1. Clean non-motorized watercraft by inspecting your boat thoroughly and removing all dirt, plants and other material from your rudder, hull, cockpit and gear. If you are coming from a region with infested waterbodies or find AIS during your inspection, wash with pressurized hot water if available, away from any water source. Cleaning solutions such as bleach, 409 degreaser and vinegar can also be used to clean watercraft and effectively kill AIS; however, these solutions should never be used to clean watercraft on a beach or riverbank where the solution could inadvertently enter the waterbody.
  2. Drain the water from your hatches, cockpits, boards and gear on land before you leave the immediate area. Open all hatches or plugs, turn the boat upside down and rest on an open hatch to incline the watercraft and drain it.
  3. Dry your watercraft and gear, and store them in a dry place where aquatic invaders cannot survive. Inspect your watercraft and gear for moisture before launching. In cool environments, adult quagga mussel can survive out of water for as long as 30 days! New Zealand mudsnail can survive even longer if they are kept in a cool, moist location.

Self-inspect and decontaminate your watercraft and gear every time you haul out and move between waterbodies. When leaving an area infested with AIS or if you find contaminants during your inspection, take special care and implement additional decontamination measures, such as a pressurized hot-water spray and/or keeping your watercraft completely dry for at least 5 days. Making the Clean, Drain and Dry technique a habit every time you haul out or move between waterbodies will take just a few extra minutes and can make all the difference in protecting your recreation experience. Non-motorized inspections and decontaminations are free at roadside watercraft inspection stations.

Prevent In-Basin Transfer of AIS

If you paddle or boat within the Lake Tahoe basin, it is very important to inspect your watercraft and gear to ensure you are not inadvertently transporting Eurasian watermilfoil, curlyleaf pondweed or Asian clams. Although these species occur in several locations in Lake Tahoe, they have not yet invaded Fallen Leaf Lake, Echo Lake, Spooner Lake and other regional lakes. Many other small lakes and most of the streams in the Lake Tahoe Basin are free of invasive species and we would like to keep it that way. It only takes a few extra minutes to inspect and dispose of any weeds or clams before you move to a new body of water. Boats with ballast tanks please be aware of special techniques to prevent the spread of currently established AIS, such as Asian clams, into uninfested areas by checking out this article; Responsible Boating.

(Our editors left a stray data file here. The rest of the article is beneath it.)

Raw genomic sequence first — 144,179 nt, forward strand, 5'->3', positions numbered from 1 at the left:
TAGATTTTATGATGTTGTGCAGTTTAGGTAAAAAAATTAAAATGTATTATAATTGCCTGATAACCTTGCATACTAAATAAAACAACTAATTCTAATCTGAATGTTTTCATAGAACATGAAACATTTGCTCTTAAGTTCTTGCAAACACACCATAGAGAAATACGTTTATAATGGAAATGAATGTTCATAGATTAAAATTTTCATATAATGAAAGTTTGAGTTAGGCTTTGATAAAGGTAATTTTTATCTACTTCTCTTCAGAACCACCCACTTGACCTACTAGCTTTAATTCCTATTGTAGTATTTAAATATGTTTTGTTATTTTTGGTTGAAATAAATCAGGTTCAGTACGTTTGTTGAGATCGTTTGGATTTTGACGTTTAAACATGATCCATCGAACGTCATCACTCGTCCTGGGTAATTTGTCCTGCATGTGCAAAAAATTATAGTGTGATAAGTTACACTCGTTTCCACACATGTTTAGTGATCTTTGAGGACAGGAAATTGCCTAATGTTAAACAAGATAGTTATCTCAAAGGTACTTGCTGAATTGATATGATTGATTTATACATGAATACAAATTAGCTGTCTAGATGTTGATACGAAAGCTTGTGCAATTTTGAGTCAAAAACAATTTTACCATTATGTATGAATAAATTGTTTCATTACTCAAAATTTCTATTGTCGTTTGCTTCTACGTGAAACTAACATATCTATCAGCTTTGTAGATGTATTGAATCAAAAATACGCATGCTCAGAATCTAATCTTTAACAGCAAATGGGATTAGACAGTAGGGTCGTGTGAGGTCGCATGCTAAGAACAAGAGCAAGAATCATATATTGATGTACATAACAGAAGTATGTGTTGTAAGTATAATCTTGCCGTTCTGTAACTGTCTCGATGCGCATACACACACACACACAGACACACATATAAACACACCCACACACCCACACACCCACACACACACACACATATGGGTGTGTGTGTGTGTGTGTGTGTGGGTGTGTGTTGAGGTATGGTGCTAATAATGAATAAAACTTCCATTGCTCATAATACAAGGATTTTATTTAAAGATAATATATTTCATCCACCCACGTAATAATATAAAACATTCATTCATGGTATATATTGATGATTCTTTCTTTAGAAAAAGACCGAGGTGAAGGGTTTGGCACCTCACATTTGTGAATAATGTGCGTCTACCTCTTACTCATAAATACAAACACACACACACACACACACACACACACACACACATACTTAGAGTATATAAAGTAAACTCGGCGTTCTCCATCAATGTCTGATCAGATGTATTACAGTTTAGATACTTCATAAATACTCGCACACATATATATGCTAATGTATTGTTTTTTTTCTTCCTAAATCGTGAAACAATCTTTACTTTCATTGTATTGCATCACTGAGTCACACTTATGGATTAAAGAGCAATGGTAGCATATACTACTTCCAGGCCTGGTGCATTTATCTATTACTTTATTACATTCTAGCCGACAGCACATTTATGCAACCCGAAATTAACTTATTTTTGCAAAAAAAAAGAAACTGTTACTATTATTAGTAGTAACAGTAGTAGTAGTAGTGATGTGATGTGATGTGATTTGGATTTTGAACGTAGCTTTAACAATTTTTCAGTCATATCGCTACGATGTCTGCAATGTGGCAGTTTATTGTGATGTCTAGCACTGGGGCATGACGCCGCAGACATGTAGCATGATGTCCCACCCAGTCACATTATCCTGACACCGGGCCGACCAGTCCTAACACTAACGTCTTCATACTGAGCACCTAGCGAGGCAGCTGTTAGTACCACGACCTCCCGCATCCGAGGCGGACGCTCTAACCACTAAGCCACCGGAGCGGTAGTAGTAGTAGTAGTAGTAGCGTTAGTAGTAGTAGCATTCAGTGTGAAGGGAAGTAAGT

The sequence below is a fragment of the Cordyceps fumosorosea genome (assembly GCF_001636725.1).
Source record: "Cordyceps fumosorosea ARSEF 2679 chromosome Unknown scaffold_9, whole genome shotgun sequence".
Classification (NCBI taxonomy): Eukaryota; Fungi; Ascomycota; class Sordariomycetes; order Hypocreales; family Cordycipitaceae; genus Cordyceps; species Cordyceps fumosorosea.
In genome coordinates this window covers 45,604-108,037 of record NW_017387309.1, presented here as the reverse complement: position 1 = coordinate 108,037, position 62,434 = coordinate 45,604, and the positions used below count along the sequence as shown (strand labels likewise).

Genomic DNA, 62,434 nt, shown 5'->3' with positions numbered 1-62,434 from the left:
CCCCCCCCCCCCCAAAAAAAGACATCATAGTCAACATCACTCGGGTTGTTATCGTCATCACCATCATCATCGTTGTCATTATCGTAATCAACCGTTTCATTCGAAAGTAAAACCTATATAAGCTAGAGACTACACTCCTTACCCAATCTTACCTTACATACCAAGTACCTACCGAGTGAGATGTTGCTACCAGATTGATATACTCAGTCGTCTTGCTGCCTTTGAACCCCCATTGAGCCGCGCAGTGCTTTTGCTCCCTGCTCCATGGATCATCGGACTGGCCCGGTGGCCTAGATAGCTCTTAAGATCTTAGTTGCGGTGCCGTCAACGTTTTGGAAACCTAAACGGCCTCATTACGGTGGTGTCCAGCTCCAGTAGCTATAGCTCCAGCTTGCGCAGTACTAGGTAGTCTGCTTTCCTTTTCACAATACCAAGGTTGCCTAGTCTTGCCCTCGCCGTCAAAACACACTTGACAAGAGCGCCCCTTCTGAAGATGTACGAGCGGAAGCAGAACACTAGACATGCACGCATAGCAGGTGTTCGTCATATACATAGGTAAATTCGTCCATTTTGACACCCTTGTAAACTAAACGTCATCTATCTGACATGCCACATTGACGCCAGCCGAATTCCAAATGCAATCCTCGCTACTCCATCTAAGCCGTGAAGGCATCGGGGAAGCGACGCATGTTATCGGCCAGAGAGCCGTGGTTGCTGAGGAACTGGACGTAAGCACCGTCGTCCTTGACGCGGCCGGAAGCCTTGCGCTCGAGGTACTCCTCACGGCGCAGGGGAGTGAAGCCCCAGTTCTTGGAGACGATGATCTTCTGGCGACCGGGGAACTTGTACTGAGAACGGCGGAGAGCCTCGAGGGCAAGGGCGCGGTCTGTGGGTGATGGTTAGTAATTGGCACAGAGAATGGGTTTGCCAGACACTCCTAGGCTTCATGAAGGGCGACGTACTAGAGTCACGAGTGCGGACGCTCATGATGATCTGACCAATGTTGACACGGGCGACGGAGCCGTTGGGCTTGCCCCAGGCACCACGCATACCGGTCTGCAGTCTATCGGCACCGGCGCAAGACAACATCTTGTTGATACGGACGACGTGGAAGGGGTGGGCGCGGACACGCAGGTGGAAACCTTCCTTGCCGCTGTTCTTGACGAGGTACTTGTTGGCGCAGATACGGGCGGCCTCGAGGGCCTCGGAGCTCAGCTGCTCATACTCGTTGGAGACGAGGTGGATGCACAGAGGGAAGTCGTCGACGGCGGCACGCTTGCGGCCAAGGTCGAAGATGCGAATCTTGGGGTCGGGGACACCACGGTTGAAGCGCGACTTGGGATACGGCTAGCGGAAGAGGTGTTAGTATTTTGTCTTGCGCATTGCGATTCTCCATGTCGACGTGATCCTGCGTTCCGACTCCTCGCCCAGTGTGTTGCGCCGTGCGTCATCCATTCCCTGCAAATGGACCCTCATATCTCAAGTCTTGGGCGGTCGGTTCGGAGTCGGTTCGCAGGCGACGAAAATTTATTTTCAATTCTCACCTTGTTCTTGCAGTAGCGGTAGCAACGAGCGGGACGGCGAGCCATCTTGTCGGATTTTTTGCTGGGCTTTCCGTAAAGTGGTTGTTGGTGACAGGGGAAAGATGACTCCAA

Nevada AIS Decal for Non-motorized

The Nevada aquatic invasive species (AIS) decal requirement became effective January 1, 2013 through approval from the Nevada State Legislature in 2011. The decal requirement includes in and out-of-state motorized watercraft as well as most paddle-craft, such as canoes and kayaks. Watercraft that are capable of retaining water are required to display the decal. Paddle-craft, such as stand-up paddle boards and float tubes are exempt from the decal requirement. For more information on where to buy your decal and prices, visit: http://www.ndow.org/Boat/Aquatic_Invasive_Species/Decal_Information/

AIS Currently Present in Lake Tahoe:

  • Eurasian watermilfoil
  • Curlyleaf pondweed
  • Asian clam
  • Largemouth bass
  • Smallmouth bass
  • Bluegill sunfish
  • Black crappie
  • Bullhead catfish
  • Bullfrog

Not Currently Present in Lake Tahoe:

  • Zebra mussel
  • Quagga mussel
  • New Zealand mudsnail

Useful Links

To learn more about aquatic invasive species in Tahoe, visit these informative resources:

USGS Nonindigenous Aquatic Species Website

100th Meridian Initiative

Native and Invasive Mollusks

Native and Invasive Aquatic Plants

Native and Invasive Fish